Pipette Materials: Plastic Versus Glass

Pipette Materials

Shopping for all of the lab equipment you need can really be a tiresome endeavor. With so many different pieces of glassware and individual measurement devices, you might get lost in all of the confusion. When it comes down to ordering, your costs might be so high that you look for any way to save money. Before you fall into this trap, it is important that you consider why labs so often rely on glass instead of plastic pipettes.

The Flexibility of Plastics

The introduction of plastics was one of the most influential and important developments of the modern age. This lightweight and durable material provided endless applications for the civilian market and ensured that individuals really had a choice beyond the fragile and often heavy glass. Scientists also started to find new applications for plastic, discovering that it could be used in a similar fashion in their labs. Unfortunately though, it still has its fair share of limitations.

Pipette Materials

Why Do Labs Still Use Glass?

So, why is it that so many labs stick to glass pipettes? In the laboratory, one of the primary reasons glass is considered the go-to option is because it can be used to store anything. Plastic, on the other hand, cannot handle certain corrosive materials unless you opt for a higher grade. More than this, glass is auto-cleavable and able to be exposed to more extreme temperatures, which effectively ensures you can clean it properly. Another challenge with plastic is that certain chemicals can actually influence the structure of the container itself or just get stuck in there and make it difficult to clean. With glass, you don’t have any of these challenges.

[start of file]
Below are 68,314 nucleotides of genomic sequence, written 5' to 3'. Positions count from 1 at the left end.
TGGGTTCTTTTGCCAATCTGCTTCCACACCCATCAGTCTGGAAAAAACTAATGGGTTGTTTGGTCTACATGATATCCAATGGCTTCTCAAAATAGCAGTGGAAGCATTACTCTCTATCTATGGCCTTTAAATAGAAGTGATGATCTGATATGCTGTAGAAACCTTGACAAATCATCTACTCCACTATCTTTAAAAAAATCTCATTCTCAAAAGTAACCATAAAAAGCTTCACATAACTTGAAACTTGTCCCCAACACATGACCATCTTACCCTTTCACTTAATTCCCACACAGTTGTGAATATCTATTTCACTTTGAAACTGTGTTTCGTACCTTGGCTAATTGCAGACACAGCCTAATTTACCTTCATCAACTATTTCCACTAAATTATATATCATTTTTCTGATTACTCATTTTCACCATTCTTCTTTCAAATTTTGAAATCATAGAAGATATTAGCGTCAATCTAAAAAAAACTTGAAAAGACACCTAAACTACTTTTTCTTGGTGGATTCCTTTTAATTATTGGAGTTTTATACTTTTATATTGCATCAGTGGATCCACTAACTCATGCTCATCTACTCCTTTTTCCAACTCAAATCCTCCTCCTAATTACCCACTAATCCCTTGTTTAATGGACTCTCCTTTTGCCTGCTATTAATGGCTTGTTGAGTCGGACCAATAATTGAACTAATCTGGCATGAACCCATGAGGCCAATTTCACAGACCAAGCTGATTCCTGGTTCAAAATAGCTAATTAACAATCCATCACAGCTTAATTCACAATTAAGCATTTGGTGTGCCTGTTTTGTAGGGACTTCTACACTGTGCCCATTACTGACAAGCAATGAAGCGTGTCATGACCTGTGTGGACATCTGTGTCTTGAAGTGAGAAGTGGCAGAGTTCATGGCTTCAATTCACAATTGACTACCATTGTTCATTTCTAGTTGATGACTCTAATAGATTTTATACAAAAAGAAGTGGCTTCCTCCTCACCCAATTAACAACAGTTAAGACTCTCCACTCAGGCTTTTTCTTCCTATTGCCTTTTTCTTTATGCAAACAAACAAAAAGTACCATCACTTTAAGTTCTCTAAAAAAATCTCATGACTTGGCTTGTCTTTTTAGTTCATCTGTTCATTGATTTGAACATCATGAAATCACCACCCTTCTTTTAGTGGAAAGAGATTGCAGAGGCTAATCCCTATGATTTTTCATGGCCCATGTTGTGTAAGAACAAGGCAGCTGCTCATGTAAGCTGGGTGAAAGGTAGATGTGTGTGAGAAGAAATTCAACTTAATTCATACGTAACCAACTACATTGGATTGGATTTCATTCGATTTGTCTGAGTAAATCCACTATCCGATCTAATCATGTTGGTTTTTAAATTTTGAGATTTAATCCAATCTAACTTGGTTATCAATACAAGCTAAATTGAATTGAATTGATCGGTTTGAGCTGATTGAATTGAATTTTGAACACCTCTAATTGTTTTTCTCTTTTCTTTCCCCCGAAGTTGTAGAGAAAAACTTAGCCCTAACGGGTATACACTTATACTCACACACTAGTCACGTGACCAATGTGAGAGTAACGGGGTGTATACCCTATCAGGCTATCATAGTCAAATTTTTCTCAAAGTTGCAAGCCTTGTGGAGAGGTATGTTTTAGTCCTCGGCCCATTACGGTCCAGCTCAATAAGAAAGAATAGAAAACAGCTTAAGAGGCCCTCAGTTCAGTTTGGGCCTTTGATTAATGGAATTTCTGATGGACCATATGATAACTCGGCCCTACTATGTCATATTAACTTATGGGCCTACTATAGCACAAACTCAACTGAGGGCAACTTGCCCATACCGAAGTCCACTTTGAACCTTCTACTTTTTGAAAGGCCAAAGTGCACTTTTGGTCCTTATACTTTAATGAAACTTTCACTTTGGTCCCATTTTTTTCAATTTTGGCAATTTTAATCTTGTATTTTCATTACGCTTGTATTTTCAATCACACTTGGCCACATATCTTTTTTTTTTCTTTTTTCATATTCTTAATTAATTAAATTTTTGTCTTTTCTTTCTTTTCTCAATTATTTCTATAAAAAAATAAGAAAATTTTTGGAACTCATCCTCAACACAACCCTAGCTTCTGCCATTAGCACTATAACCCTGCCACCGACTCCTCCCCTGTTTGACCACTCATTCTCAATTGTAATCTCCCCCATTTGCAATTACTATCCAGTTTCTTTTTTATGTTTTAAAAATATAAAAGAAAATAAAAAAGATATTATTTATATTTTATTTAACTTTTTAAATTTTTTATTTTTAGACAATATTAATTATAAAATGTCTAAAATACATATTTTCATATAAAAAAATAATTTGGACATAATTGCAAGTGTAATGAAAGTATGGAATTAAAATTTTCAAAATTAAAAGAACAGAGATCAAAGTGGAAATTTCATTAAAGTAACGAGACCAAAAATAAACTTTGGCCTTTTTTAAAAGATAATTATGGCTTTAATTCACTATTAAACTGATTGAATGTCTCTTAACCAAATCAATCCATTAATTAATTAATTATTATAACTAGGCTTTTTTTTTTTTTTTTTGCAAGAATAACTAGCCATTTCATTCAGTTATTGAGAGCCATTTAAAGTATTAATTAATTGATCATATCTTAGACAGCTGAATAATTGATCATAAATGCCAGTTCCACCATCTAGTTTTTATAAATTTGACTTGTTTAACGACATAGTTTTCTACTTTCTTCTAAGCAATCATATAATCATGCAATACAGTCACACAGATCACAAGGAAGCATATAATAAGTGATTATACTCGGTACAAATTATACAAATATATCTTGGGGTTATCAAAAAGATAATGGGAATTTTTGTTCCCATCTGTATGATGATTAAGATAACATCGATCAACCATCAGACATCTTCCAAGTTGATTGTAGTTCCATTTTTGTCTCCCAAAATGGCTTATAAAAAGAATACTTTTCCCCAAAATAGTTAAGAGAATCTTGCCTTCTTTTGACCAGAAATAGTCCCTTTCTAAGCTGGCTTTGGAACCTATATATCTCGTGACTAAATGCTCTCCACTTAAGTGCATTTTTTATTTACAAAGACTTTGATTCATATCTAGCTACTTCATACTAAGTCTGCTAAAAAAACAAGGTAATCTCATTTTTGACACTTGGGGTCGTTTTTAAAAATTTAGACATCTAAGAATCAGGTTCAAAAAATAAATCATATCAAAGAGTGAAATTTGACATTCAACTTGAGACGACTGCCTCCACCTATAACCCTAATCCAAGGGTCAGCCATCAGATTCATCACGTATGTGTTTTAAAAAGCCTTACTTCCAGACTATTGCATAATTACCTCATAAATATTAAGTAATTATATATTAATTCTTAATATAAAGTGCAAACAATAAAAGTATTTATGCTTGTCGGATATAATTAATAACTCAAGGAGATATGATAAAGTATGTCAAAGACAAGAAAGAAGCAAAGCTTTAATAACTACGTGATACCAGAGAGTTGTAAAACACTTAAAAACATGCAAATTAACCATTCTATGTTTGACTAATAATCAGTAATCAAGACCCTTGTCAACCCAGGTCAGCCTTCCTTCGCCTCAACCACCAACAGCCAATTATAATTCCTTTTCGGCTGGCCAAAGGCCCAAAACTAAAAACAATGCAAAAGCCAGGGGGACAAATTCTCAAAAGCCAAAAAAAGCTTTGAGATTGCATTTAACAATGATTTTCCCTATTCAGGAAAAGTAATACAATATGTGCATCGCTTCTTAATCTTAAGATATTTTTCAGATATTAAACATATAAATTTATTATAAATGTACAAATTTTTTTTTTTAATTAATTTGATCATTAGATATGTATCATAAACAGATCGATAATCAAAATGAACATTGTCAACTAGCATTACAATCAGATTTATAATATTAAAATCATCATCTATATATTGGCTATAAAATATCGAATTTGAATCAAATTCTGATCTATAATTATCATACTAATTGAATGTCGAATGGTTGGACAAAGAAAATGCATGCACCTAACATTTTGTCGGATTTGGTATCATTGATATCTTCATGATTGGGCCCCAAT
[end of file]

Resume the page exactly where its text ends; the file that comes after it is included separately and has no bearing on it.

Which Pipettes Are Right for You?

While it is important to realize how helpful glass is in the lab, it is also important not to underestimate plastic. Like virtually any material today, it definitely plays its own role in the research community today. Perhaps you are working with materials that are totally safe with plastic or maybe you never work with materials that might otherwise contaminate them. In these cases, you might use plastic for those purposes and save glass for when it is really necessary.

Using Various Types of Pipettes

Of course, plastic and glass is not the only question you ought to ask when shopping for pipettes. Instead, you also need to consider the various types that are out there to choose from. Micropipettes are a great option for when you need the most precise measurements as they can be calibrated to ensure that they always provide an accurate read. Alternatively, those times when you just want to make sure you get everything out you might use a blow-out serological pipette, which will allow you to blow any excess liquid out.

Regardless of what you need, remember that there are plenty of options out there to choose from. In the lab, glass tends to be the gold standard, but sometimes plastic is an appropriate choice. As with any other big decision you make, just make sure you do what is right for your purposes.

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